Looking at past voting patterns, some pundits have been quick to assume that the November election will be extremely difficult for the GOP, but don’t forget that Trump’s team has six months to convince major party officials to hop on board the #NeverHillary train. The fact is there has been a quiet appeal to the “Establishment” wing of the Republican Party, and it has been slowly gaining steam since the end of April. Already two former Speakers of the House, the current Senate Majority Leader, a former GOP presidential nominee, more than six Governors (including Nikki Haley), prominent members of the media, and seven of the original seventeen former presidential candidates have endorsed the business mogul for the highest elected office. If anyone would take some convincing to get behind The Donald, it would be the previously-critical Nikki Haley, Senator Marco Rubio, and Senator John McCain (all of whom have thrown support behind the presumptive nominee)The acquiescence of these leaders in the GOP should send a vibrant message through the Party ranks that it would be in every Republican’s best interest to put a messy primary fight behind them and to get with the program.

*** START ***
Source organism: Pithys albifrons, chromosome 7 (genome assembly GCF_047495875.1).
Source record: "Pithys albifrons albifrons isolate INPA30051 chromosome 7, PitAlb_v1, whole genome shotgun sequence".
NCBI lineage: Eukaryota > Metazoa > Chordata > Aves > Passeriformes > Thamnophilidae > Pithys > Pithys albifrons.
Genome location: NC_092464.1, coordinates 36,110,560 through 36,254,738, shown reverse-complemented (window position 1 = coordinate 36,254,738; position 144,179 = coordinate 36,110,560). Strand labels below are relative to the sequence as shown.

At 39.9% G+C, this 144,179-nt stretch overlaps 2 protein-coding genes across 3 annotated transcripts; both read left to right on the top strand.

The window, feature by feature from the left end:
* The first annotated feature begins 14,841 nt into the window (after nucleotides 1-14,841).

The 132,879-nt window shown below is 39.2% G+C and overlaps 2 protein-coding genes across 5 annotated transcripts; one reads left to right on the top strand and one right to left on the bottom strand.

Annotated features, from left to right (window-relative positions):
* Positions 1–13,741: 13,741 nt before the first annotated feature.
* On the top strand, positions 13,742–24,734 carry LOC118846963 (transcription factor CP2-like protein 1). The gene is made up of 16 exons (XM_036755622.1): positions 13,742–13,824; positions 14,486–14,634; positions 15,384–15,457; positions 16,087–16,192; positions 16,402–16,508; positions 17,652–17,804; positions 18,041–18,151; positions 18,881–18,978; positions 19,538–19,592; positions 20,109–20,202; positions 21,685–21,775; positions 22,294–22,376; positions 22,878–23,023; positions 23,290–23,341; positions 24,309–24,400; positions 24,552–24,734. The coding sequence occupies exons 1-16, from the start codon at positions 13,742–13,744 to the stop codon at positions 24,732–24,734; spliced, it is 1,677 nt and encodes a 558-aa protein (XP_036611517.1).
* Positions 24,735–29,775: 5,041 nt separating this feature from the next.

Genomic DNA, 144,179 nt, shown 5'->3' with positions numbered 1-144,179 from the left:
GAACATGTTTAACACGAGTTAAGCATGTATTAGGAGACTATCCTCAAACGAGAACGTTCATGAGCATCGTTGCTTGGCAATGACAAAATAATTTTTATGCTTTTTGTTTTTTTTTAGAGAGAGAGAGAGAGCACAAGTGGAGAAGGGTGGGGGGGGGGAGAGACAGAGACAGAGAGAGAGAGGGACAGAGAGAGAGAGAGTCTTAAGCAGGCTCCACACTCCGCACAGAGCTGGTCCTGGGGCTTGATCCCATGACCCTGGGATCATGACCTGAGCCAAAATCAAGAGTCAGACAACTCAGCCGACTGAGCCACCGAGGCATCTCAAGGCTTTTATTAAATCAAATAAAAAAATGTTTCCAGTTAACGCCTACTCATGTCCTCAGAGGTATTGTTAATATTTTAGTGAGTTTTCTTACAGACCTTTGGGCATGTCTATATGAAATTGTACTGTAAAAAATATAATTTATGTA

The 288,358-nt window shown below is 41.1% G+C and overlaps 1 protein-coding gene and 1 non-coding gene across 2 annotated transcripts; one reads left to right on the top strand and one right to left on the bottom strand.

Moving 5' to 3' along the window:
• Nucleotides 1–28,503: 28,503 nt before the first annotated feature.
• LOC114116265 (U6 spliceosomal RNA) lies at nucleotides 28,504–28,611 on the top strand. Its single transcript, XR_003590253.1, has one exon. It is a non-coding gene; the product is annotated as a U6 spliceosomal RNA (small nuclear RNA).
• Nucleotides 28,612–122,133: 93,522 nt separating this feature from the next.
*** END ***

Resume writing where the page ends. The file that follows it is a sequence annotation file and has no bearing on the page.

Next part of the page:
The new drum beat that Donald Trump and his team will also champion, in true Trump fashion, is the catchy “ABC” mantra. This stands for ‘Anyone But Clinton’, and it’s a rallying cry for all conservatives to get behind the best chance to avoid what’s typically viewed as a continuation of the Obama administration’s policies. While Mr. Trump may not be the perfect candidate to all voters, he has proven to be acutely aware of what the conservative electorate wants out of a presidential candidate. Namely, voters want a candidate who stands for American exceptionalism, promotes the national economic interest, and ensures the safety of U.S. citizens at home and abroad. With the majority of Americans listing Immigration, Foreign Affairs, and the Economy among their top six most important issues, the Trump team has more than a fighting chance against Clinton in November.